I really love pineapple with chicken because of the bright, sweet, tangy flavor it adds to meat dishes. This sweet and sour chicken has pineapple, zucchini, baby carrots, green beans, and broccoli with a gingery pineapple sauce. Serve over cauliflower rice or on its own.
Here’s another fusion dish that uses Asian flavors to spice up something typically not so Asian! This trout is cooked on a cedar plank with sesame oil and cracked black pepper, and topped with a guacamole made with fresh ginger, scallions, mint, cilantro, and lime.
This stir fry has a delicious sticky sauce made from stock, ginger, garlic, coconut aminos, orange, and dried chili flakes. With other vegetables like red bell pepper, carrot, and onion, this pulled pork dish can make a complete and nutritious meal.
I’m going to tuck this recipe in the back of my mind for the next time I’ve got a nice spaghetti squash bopping around my kitchen. It’s delicious with browned butter, garlic, coconut aminos, porcini mushroom powder, and green onions. The perfect side dish or light lunch!
This tangy salad has an amazing sauce with coconut aminos (replacing the tamari), garlic, ginger, mustard powder, tomato paste, paprika, and sesame oil. Between the sauce and the amazing toppings (leave out the edamame or replace with more carrots), you’re going to love this salad.
This pretty salmon dish has a lovely sticky sauce made from garlic, coconut aminos (to replace the tamari), grated ginger, honey, lime juice, sesame oil, olive oil, and chopped green onions. The combination of black and white sesame seeds offers a gorgeous presentation.
With an amazing tenderness that melts in your mouth, and the fantastically saucy flavors of garlic, fresh ginger, Chinese five spice powder, cinnamon, dry white wine, tomato paste, and molasses, this is sure to be your new favorite pulled pork recipe.
This stir fry is cooked in coconut oil with chicken, cauliflower, carrots, zucchini, snap peas, and toasted cashews with an arrowroot-thickened sauce of coconut aminos, tomato paste, raw honey, garlic, ginger, red pepper flakes, and other ingredients.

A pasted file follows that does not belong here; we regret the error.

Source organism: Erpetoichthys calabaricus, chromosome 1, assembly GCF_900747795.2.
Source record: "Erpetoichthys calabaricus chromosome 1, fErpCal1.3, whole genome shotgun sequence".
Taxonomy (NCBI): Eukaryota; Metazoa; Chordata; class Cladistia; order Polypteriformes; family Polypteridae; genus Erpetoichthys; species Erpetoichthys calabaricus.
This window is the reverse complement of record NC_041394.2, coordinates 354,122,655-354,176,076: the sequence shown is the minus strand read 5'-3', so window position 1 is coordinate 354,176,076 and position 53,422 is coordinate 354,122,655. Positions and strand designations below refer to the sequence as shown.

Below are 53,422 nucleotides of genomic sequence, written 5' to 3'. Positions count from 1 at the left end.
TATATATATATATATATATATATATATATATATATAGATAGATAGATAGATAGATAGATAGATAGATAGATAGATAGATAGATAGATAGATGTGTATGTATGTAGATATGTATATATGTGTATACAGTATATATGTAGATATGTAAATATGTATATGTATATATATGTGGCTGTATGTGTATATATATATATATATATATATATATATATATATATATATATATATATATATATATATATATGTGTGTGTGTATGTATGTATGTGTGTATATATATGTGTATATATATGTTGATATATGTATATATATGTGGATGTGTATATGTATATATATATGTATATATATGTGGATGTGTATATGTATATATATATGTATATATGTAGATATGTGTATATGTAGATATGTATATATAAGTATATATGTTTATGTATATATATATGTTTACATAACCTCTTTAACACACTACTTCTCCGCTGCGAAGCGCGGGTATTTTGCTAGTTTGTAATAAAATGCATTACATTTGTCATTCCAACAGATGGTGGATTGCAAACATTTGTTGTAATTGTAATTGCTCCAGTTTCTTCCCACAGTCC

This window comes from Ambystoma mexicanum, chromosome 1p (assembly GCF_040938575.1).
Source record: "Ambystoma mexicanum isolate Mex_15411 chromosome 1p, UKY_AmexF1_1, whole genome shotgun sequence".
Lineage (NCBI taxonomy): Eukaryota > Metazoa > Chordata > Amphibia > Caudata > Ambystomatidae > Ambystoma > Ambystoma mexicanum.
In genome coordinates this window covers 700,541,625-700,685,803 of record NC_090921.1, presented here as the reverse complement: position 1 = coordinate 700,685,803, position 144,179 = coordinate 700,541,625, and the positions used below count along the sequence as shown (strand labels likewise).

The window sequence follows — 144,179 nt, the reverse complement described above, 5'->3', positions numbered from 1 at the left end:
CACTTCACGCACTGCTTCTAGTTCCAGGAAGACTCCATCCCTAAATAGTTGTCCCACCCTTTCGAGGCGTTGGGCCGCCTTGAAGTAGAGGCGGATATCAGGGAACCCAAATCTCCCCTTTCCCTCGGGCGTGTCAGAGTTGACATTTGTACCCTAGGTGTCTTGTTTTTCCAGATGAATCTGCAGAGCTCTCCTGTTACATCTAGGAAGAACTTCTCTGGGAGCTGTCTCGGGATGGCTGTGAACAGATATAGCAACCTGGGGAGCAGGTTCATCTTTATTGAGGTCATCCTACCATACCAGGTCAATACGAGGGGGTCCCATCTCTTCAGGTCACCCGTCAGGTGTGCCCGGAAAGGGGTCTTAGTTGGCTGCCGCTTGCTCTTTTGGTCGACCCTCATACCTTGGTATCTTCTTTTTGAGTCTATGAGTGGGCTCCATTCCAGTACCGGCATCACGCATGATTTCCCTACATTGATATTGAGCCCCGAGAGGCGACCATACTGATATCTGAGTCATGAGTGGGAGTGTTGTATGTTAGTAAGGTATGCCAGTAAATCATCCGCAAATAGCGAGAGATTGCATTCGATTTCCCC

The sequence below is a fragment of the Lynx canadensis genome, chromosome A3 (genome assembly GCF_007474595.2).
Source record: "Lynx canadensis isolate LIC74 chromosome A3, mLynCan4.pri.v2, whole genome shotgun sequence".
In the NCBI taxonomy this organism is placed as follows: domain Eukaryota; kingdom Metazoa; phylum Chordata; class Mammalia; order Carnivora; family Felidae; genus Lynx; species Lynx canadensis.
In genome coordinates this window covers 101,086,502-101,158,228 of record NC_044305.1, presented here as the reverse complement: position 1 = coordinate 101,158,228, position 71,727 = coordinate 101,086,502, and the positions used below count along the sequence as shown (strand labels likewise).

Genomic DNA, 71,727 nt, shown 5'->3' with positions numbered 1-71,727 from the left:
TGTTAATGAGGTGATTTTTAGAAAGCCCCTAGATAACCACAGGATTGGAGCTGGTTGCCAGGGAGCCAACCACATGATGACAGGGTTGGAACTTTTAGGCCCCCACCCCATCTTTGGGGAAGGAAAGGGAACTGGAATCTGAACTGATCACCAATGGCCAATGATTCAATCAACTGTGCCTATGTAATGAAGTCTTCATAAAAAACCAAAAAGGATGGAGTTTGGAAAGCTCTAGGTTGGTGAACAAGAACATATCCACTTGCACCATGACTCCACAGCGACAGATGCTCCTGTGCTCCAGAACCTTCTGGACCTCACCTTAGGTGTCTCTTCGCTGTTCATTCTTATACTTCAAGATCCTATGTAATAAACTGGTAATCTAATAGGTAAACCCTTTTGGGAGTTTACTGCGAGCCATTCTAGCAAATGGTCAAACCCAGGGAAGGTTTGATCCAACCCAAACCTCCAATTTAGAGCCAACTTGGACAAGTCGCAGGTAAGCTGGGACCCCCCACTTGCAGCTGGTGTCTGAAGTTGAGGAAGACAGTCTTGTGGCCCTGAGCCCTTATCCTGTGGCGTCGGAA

This Thai beef salad has a unique combination of flavors with garlic, fish sauce, seedless grapes, red onion, and chili pepper. You can replace the vegetable oil with the cooking fat or oil of your choice, and the sugar with honey or coconut sugar.
These meatballs are made with ground venison, chicharrones, egg, garlic, freshly grated ginger, Korean chili paste (for a kick!), sliced green onions, and an awesome sauce with honey, rice vinegar (or white wine vinegar), more chili paste, and coconut aminos (in place of soy sauce).
Here’s another take on pad Thai, and this one uses sweet potatoes for the noodles! The sauce is delicious with coconut aminos, sunflower butter, coconut milk, rice vinegar, raw honey, and add-ins like carrots, diced red onion, red bell pepper, cabbage, and sunflower seeds.
Instead of sweating your lack of rice paper wrappers (didn’t we all love those crispy, fried little beauties?), try this egg roll in a bowl with all the right flavors and textures, but no wrapper. You’ll use cabbage, carrot, sweet onion, mushrooms, coconut aminos, ginger, and other ingredients.
This pulled pork is flavored with coconut aminos, rice vinegar, honey, and red pepper flakes. That’s it! Even with such simple ingredients, you still end up with an absolutely heavenly sticky glaze on your pulled pork, making it the perfect base for so many recipes.